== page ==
It is ironic that last week’s post was about irrigation, and this week’s post is about excess water. How much water?? Well last Thursday, we ended up with about 7 1/2 inches of rain. Most of this came down in about 1 1/2 hours. I don’t know that I have ever seen such power and velocity behind that much rain after it hit the ground. The end results were astonishing to see, and there is no question that God is in charge of our direction. Most certainly, we were in need of rain, but there is no question that we could wait awhile before we needed moisture and share the rain with so many across our great Nation who really need some rain.
In less than a weeks time, we accumulated about 11 1/2 inches most of the storms ranged in the amounts of 1 inch to 2 1/2 inches. In addition, we had BB size and marble size hail. How did the garden crops hold up? Well, the topic of tiling that area for better water management has been discussed. A need for better excessive water management became extremely evident after these torrential storms.
What happened to the plants as a result of all that rain? We had soil erosion, gullies washed throughout the garden, and water isn’t draining from the south end very well at all. In fact it is sitting there. This caused one of our newly emerged and once harvested variety of spinach to die. I believe the roots rotted, and the tops fried in the sun. When Steve went to harvest some carrots on Wednesday, he found they had become mush. As I looked at it today, I am concerned about plant regeneration in a number of varieties.
To say this is disappointing is an understatement. But having grown up on a farm, I remember countless times standing by my parents watching it hail and knowing that the hail had wiped out the entire crop and that it was too late in the season to replant. With this in mind, I look at the garden and know there are still options, and we will roll up our sleeves and see what we can do to still provide some delicious end results.
The next few days will determine a lot in the future course of direction. In the meantime, grass doesn’t grow under our feet, replanting is occurring tomorrow, and I am excited to report on this new method next week.
The BB size hail didn’t last as long nor did it seem to affect very much. But the marble size hail that fell seemed to last far longer than anyone would like and did add additional stress onto already stressed plants. Besides the expected holes in the leaves, it shredded corn leaves, nicked up the rhubarb pretty good, broke off the tomato stems and bruised and broke over the onions.
These plants have really appreciated the last two beautiful days and have been appreciating the recovery time. We are thankful that we did not receive the golf ball size hail that Dundas did that same evening. Page 3 and 4 of this report from Purdue University provides a good insight into the disease monitoring and side effects that we will be looking for as the growing season progresses. http://www.btny.purdue.edu/pubs/vegcrop/VCH2011/VCH537.pdf
So you may be wondering why would you consider field tile for this area. What is tile? It isn’t what we put in for flooring in our kitchen but rather a tube laid under the ground to carry the excess water away from the plants versus the water running over the top of the ground causing soil erosion.
Picture this, soil acts like a sponge. When a sponge is full of water, water will drain out of the bottom of the sponge. This is what happens under ground. If the ground is given an option of how to drain the excess water, much like a sponge it will drain from the bottom.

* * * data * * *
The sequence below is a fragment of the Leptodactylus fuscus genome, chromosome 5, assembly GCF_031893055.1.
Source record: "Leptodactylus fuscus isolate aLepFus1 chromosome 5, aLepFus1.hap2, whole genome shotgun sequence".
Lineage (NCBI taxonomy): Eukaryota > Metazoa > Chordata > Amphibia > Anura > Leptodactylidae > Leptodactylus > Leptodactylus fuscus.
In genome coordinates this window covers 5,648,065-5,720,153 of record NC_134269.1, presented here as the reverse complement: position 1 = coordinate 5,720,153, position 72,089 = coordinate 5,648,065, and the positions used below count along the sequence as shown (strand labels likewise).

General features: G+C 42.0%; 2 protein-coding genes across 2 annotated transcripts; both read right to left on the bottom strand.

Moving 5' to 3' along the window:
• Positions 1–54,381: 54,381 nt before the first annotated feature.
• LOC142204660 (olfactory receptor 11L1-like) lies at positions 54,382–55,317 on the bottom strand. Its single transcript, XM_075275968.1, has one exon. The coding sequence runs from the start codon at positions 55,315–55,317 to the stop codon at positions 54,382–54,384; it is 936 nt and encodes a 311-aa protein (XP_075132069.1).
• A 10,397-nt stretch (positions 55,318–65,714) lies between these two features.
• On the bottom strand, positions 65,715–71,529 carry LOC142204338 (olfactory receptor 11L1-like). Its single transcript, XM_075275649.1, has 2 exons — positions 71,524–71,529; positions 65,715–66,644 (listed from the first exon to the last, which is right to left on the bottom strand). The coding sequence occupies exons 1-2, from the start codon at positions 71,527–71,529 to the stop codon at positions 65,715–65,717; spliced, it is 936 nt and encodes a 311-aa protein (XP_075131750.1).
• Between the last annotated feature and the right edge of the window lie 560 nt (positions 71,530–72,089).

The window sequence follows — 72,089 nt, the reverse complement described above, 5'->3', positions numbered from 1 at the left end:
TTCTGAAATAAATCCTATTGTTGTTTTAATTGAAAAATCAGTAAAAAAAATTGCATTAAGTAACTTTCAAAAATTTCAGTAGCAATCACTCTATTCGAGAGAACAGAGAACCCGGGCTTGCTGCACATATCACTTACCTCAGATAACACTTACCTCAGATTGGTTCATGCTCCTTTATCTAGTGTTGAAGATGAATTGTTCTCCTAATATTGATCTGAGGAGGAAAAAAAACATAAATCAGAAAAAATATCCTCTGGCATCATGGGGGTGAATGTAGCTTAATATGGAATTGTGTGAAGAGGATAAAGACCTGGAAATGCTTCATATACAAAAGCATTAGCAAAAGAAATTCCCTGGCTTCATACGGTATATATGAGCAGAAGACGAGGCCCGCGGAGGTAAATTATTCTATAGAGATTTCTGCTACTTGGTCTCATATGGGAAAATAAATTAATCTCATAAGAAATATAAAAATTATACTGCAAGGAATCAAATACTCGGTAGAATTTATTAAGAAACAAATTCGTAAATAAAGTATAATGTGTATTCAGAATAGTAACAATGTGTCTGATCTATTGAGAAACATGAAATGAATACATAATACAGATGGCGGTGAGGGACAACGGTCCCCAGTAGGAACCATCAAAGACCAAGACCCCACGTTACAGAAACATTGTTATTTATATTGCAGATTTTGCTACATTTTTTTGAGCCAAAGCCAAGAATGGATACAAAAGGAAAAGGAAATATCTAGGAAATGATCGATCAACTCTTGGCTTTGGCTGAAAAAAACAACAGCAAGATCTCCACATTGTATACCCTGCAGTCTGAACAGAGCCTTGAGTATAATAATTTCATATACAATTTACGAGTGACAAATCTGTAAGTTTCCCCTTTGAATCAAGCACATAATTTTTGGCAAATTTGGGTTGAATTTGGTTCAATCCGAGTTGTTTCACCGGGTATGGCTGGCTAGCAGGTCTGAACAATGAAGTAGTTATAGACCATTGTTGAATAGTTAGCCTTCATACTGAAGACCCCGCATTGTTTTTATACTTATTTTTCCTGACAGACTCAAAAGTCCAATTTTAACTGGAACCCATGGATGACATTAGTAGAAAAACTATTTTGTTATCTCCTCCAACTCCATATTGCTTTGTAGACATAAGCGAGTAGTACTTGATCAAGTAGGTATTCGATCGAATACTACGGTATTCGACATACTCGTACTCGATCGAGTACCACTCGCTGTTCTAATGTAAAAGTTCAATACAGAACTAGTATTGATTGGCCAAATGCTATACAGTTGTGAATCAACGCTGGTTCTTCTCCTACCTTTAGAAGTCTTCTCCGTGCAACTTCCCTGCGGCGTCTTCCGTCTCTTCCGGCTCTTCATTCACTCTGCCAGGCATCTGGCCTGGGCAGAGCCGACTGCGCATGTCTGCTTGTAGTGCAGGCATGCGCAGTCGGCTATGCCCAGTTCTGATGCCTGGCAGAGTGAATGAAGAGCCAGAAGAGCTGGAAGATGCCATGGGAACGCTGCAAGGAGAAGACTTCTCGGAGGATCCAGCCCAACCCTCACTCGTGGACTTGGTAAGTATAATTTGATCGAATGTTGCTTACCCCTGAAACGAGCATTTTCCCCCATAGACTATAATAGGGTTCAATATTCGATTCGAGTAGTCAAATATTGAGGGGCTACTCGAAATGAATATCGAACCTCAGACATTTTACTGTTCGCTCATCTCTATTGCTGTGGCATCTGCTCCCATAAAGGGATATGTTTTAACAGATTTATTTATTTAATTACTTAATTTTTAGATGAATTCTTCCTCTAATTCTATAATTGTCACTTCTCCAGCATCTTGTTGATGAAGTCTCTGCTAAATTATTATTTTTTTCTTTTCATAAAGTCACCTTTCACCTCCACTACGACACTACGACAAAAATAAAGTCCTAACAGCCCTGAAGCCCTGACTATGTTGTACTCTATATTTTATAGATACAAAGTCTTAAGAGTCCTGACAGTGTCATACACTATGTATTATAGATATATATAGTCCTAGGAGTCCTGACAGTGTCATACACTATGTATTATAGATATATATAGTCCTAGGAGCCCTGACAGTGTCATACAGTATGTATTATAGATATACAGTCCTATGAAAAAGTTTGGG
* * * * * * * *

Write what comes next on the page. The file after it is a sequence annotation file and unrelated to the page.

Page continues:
Field tile is used for water management in farming to remove excess water from soil subsurface. Whereas irrigation is the practice of adding additional water when the soil is naturally too dry, drainage brings soil moisture levels down for optimal crop growth and crop health. Too much subsurface water can prevent root development and inhibit crop growth. Too much water can limit access to the land preventing the ability to plant, cultivate for weed control and harvest. In fact, Steve was sinking down in the mud past his ankles while harvesting the salad crops this week. I regret that I missed this Kodak moment!
BOXES OF PRODUCE
This list is prepared before we harvest your share. Some guesswork is involved! We do our best to predict which crops will be ready to harvest, but sometimes crops are on the list that are not in the share, and sometimes crops will be in the share even though they’re not on the list.
Look for new links on recipes etc. Also remember food safety when preparing, always wash your before eating. http://bit.ly/MBhskn
Rhubarb – The rhubarb definitely appreciated the rain, but not so much the hail. Simply cut off the damaged areas and enjoy. I tried to select stems that had limited amount of damage. Definite advantage to the plants large leaves.
Black Seeded Simpson Lettuce – Wash, cut off longer stems. We are not sure how these plants will recover. Even my second and third plantings of salad crops took a beating.
Beet – Althought the leaves were damaged by the hail, it was a pleasant surprise to see these beautiful red bulbs.
Turnips – NEW this week, great cut up and eaten raw in a salad. The turnip greens are also edible and could be used in a salad. http://thepioneerwoman.com/cooking/2008/11/turnip-gratin/
Herbs – Purple basil, parsley, mint and orange thyme (NEW)
Fresh cut arrangement – Includes Hosta leaves and Tiger Lillies. I had to dig deep in the big Hosta plants to find some with no hail damage:)
Food and Farm Fact Book – From time to time, I would like to include something fun and/or informative for you. This is a great resource of information put together by the American Farm Bureau Federation gathering data from many of our U.S. governmental agencies. I hope you find a few great trivia facts to stump your family and friends. http://www.fb.org/index.php?action=ordermaterials